After our men’s and women’s daily reports, Meghan Hicks shares her Stage 3 report on the action from the bivouc.
Men – Stage 3
Moroccan Rachid El Morabity won his third straight stage… but not by much. He bested Jordanian Salameh Al Aqra by a scant 59 seconds with Moroccan Aziz Akad (+1’36″) following another 37 seconds behind Al Aqra. Mohamad Ahansal (+7’25″) was unable to hang with the leaders today as he finished 7 minutes back, despite hanging with them through the first checkpoint at 12 kilometers. Lorenzo Trincheri (Italy +13’52″) edged out Carlos Sa (Portugal +14’10″) for fourth. Not far back in sixth and seventh were Antonio Filippo Salaris (Italy +14’47″) and Anton Vencelj (Slovenia +15’42″).
Full men’s Stage 3 results.
Men’s Overall Rankings through Stage 3: (all runners within 90 minutes of lead)
- Rachid El Morabity (Morocco) 7:53:38 (MdS profile)
- Salameh Al Aqra (Jordan) +13:07
- Mohamad Ahansal (Morocco) +17:20 (MdS profile)
- Aziz El Akad (Morocco) +46:23
- Carlos Sa (Portugal) +50:33
- Lorenzo Trincheri (Italy) +54:10
- Anton Vencelj (Slovenia) +1:03:33
- Antonio Filippo Salaris (Italy) +1:05:45
- Christophe Le Saux (France) +1:17:44
- Jean Sebastien Braun (France) +1:21:43
While El Morabity retains the overall lead heading into tomorrow, anything can happen during the long stage.
Women – Stage 3
We’d gotten in the habit of suggesting that the race atop the women’s field was over… unless something happened. Well, in Stage 3 Laurence Klein (France) continued her domination with a 10 minute victory on the day. On the other hand, something DID happen to Jen Salter of the UK’s seeming lock on daily and overall second place finishes. Salter was the tenth woman across the line in Stage 3, more than an hour behind Klein.
Morocco’s Meryem Khali (+9’46”) made a go of it in Stage 3, as she finished less than ten minutes behind Klein in second. Karine Baillet (+21’30”) of France continues her strong run with a third place finish on the day.The UK’s Nicola Boyd (+36:52) bested Meghan Hicks (US +38’33”) for fourth.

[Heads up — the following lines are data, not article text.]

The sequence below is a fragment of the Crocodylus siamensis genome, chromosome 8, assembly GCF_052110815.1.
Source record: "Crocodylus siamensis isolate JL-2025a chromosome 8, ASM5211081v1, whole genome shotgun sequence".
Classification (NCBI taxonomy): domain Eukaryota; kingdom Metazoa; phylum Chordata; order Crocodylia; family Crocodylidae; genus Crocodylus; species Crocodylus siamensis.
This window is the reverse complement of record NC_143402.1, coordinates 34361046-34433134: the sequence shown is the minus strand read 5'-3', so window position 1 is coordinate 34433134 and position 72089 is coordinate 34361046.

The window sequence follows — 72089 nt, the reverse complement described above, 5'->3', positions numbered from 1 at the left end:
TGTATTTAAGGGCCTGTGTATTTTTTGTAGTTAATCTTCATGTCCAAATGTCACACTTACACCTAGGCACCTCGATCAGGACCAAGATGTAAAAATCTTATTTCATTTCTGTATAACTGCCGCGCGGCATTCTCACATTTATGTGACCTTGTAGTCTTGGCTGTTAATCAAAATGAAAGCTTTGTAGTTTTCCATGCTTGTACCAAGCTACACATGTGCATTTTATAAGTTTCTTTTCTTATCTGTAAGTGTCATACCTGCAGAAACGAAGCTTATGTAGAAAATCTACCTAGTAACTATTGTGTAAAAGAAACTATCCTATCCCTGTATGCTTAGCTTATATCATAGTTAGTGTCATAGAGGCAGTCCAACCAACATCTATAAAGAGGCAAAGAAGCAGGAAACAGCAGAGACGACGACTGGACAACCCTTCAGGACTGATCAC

Full women’s Stage 3 results.
Women’s Overall Rankings through Stage 3: (all runners within 2 hours of lead)
- Laurence Klein (France) 10:29:38
- Meryem Khali (Morocco) +1:03:36 (MdS profile)
- Karine Baillet (France) +1:15:55
- Jen Salter (UK) +1:33:17
- Meghan Hicks (US) +1:44:08
STAGE 3 IS DONE! My, what a day, what a day! I wish I could articulate how windy it is today. Sandblasted we all are. Some sort of weather system is passing through, creating several days of fierce winds. The wind abated to a gentle breeze for sleeping last night, and an overcast sky kept the sleeping temperature warm. I slept on top of my sleeping bag for half the night! The wind was with us from the start, but it was either a tailwind or a sidewind all day! Intermittent sandstorms caused small portions of the course to disappear! For about one mile after the second checkpoint, visibility was about 50 feet. It was a fun (and not dangerous) adventure. Also, whatever weather system this is kept the temperatures mild and below 35C (95F).
Rachid El Morabity continued to fortify his spot at the head of the race, increasing his overall lead to 13 minutes. I spoke with him this afternoon, and he said his mind, heart, stomach, legs, and feet are all perfect. When I reacted in amazement that he had no problems whatsoever, his response was hilarious and equally incredulous, « C’est incredible! C’est incredible! » Today, Salameh Al Aqra and Mohamad Ahansal were in hot pursuit.